Local Commentary

Guest Commentary: What We Do Affects the Health of Chesapeake Bay

By Dan Sze

Twice a year, if you are a property owner in the City, a separate fee for stormwater utility appears on your tax bill. Why do we, as individual land owners, pay stormwater fees? Why are home building contractors erecting straw bale enclosures and installing filter socks on the storm drains? Why does the City spend our hard-earned money constructing elaborate underground holding structures? It all does seem like a lot of work to prevent rainwater from working its way downstream. Is this effort to keep polluted rainwater carrying oily waste, lawn fertilizer, dirt, debris and other street trash from leaving the City in an uncontrolled way, a good idea or just another manifestation of the nanny state? Let’s look at the bigger picture.

The 1999 fires burning on the Cuyahoga River – it has caught fire 12 times since 1868 – transfixed the nation and lifted environmental activism. The National Environment Protection Act, commonly called NEPA, was signed into law by Richard Nixon on January 1, 1970. This act helped establish the Environmental Protection Agency (EPA), which in turn helped create the Clean Water Act. In 2010, six States and the District, along with the Federal Government, started spending millions to address the sad condition of the Bay, our nation’s largest estuarine system. Years of unthinking and unsavory practices have contributed to eliminating the Bay as a resource for commercial fishing and oyster harvesting. Only the crabbing industry has viability and that is marginal and subject to annual catch restrictions. There is a seasonal oxygen-free “dead zone” covering much of the bottom of the water that is created by the run-off. Clearly, abundance from the Bay is behind us. This situation was brought on by decades of neglect or by contribution of those that live or have commerce in the watershed. The Chesapeake Bay watershed runs from New York through Pennsylvania, Delaware, West Virginia, Maryland, the District and Virginia. Over 17 million people live in the Bay watershed and it is home to over 150 rivers and streams. Our City’s watershed system and its contribution is one of many, but our storm water utility impact is writ large and far. We are held as an exemplar in the region and beyond; what we have accomplished, others seek yet to achieve.

I’m sad to think that there is bad news ahead of us. When on September 13, 2013, Judge Sylvia Rambo ruled that the EPA could regulate nitrogen, phosphorus, and sediment pollution flowing into our Bay, this essentially started the restoration effort. Those in opposition included national associations for farms and agriculture, fertilizer, meat and egg producers and builders. They were joined by 21 out-of-state attorneys generals. Now, just when it appears that we are on track to complete the restoration and pollution levels can be reduced so that the Chesapeake Bay can be removed from EPA’s “dirty waters” list by 2025, the Administration’s proposed budget eliminates $73 million, or most of the funding for 2018. Similar cuts have been made to efforts for the Great Lakes, Gulf Delta, Puget Sound and San Francisco Bay. The enforcement division for the EPA is proposed to be gutted. The signal to our country is that we don’t care what happens to our waterways and no one will be there to stop anyone from breaking the law. Yes, the law and the requirement remains, but the enforcers are all gone.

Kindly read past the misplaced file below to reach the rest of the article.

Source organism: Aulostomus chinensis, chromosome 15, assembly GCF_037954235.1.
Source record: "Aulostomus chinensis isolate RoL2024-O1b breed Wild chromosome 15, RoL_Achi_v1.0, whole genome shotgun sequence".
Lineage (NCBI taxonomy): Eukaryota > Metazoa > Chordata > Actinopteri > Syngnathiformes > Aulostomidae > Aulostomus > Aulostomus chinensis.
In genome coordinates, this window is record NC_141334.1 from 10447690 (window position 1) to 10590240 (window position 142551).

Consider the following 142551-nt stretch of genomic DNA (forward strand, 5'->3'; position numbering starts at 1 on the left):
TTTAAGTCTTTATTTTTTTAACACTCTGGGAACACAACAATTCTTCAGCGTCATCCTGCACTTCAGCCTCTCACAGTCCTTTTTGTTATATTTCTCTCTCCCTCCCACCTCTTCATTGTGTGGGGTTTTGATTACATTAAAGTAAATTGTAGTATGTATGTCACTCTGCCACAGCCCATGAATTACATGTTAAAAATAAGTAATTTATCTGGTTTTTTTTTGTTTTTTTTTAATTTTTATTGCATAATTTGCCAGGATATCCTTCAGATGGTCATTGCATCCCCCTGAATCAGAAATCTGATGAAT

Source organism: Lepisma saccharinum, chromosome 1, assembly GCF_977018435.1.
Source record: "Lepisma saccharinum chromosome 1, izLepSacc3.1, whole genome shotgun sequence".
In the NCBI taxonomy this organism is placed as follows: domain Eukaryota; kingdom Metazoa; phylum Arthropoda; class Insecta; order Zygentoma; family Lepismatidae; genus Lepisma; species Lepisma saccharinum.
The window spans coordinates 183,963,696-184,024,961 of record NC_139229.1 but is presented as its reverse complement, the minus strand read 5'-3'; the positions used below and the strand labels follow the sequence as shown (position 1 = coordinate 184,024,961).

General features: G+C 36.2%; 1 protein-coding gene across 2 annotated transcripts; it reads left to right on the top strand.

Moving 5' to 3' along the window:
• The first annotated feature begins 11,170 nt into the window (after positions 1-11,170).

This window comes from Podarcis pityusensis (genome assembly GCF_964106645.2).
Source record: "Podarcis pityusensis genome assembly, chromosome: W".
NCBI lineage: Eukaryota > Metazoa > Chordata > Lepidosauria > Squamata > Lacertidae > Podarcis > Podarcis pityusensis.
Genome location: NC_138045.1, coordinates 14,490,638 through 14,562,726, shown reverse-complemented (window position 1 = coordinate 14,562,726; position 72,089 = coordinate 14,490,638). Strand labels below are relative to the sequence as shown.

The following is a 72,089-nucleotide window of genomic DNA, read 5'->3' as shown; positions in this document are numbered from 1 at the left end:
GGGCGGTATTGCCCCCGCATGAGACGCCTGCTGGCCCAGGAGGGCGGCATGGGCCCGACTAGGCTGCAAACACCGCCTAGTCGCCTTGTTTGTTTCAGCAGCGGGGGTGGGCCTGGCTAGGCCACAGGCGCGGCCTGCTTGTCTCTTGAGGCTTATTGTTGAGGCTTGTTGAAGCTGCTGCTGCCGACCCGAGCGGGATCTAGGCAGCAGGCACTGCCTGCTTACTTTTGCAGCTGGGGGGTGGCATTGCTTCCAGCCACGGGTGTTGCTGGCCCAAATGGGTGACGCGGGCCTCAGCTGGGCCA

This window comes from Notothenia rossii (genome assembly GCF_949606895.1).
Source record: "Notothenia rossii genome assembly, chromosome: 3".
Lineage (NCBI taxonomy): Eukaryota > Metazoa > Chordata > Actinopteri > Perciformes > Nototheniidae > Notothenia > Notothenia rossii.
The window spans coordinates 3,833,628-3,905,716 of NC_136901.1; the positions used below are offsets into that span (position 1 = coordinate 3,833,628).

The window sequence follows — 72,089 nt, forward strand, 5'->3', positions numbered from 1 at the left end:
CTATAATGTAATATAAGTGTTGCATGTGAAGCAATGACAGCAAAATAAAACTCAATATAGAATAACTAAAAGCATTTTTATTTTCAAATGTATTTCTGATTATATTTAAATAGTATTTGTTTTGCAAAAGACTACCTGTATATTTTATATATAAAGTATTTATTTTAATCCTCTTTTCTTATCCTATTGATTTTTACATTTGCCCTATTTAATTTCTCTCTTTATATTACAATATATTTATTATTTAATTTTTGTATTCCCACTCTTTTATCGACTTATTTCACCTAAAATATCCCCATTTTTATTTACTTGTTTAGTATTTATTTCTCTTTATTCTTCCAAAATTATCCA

I would like to think that we have come far from the time when water pollution was a part of economic production and considered to be necessary for prosperity and well being. When the City of Falls Church established a task force to examine our response to storm water and followed its recommendation to enact ordinance and impose fees, it was in response to our core values. We believed that, despite our small size, we could make a difference. We continue to make a difference: our City has developed the Rain Sense program to incentivize individual efforts. Dog owners are expected to BYOB on dog walks. Many yards benefit from relying on little or no fertilizer; some have converted grass to gardens.

In 2025, if current efforts are continued, the Chesapeake Bay is estimated to generate $130 billion in economic benefit just from being clean. We cannot and must not go back.

At the Washington Metropolitan Council of Governments, representing 29 jurisdictions in Virginia, Maryland, and the District, efforts have begun to register our collective protest against the attack on our core values on the environment. Senators Kaine and Warner have gone on record opposing this cut. Representative Donald Beyer has done one better by leading a protest in front of EPA. Please tell them the Chesapeake Bay restoration effort is an important part of who we are and that you appreciate their support for our values.

 


Dan Sze is a member of the Falls Church City Council.